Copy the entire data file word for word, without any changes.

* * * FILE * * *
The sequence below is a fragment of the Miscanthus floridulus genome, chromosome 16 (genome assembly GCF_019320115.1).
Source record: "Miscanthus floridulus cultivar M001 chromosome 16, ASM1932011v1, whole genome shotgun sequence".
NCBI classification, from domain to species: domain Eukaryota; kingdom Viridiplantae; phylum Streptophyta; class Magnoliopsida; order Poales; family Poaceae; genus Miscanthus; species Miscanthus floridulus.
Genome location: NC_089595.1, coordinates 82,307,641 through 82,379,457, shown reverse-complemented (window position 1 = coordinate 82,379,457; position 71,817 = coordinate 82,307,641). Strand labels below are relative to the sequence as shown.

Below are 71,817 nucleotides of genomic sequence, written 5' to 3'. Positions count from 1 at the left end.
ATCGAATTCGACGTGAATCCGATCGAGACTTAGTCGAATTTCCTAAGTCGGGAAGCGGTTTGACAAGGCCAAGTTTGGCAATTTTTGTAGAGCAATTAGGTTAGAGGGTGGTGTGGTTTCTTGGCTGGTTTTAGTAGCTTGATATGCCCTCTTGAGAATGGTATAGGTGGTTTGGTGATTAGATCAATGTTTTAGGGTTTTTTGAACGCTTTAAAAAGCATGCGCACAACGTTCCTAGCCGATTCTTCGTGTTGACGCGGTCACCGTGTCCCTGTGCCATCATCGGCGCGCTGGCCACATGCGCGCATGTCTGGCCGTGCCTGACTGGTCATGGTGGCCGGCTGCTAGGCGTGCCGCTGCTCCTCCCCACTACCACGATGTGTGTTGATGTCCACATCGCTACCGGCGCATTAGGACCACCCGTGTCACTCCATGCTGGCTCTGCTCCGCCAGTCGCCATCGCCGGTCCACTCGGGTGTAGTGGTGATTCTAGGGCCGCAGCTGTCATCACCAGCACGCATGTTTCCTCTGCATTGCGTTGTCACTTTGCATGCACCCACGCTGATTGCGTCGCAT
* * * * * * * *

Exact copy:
The sequence below is a fragment of the Miscanthus floridulus genome, chromosome 16 (genome assembly GCF_019320115.1).
Source record: "Miscanthus floridulus cultivar M001 chromosome 16, ASM1932011v1, whole genome shotgun sequence".
NCBI classification, from domain to species: domain Eukaryota; kingdom Viridiplantae; phylum Streptophyta; class Magnoliopsida; order Poales; family Poaceae; genus Miscanthus; species Miscanthus floridulus.
Genome location: NC_089595.1, coordinates 82,307,641 through 82,379,457, shown reverse-complemented (window position 1 = coordinate 82,379,457; position 71,817 = coordinate 82,307,641). Strand labels below are relative to the sequence as shown.

Below are 71,817 nucleotides of genomic sequence, written 5' to 3'. Positions count from 1 at the left end.
ATCGAATTCGACGTGAATCCGATCGAGACTTAGTCGAATTTCCTAAGTCGGGAAGCGGTTTGACAAGGCCAAGTTTGGCAATTTTTGTAGAGCAATTAGGTTAGAGGGTGGTGTGGTTTCTTGGCTGGTTTTAGTAGCTTGATATGCCCTCTTGAGAATGGTATAGGTGGTTTGGTGATTAGATCAATGTTTTAGGGTTTTTTGAACGCTTTAAAAAGCATGCGCACAACGTTCCTAGCCGATTCTTCGTGTTGACGCGGTCACCGTGTCCCTGTGCCATCATCGGCGCGCTGGCCACATGCGCGCATGTCTGGCCGTGCCTGACTGGTCATGGTGGCCGGCTGCTAGGCGTGCCGCTGCTCCTCCCCACTACCACGATGTGTGTTGATGTCCACATCGCTACCGGCGCATTAGGACCACCCGTGTCACTCCATGCTGGCTCTGCTCCGCCAGTCGCCATCGCCGGTCCACTCGGGTGTAGTGGTGATTCTAGGGCCGCAGCTGTCATCACCAGCACGCATGTTTCCTCTGCATTGCGTTGTCACTTTGCATGCACCCACGCTGATTGCGTCGCAT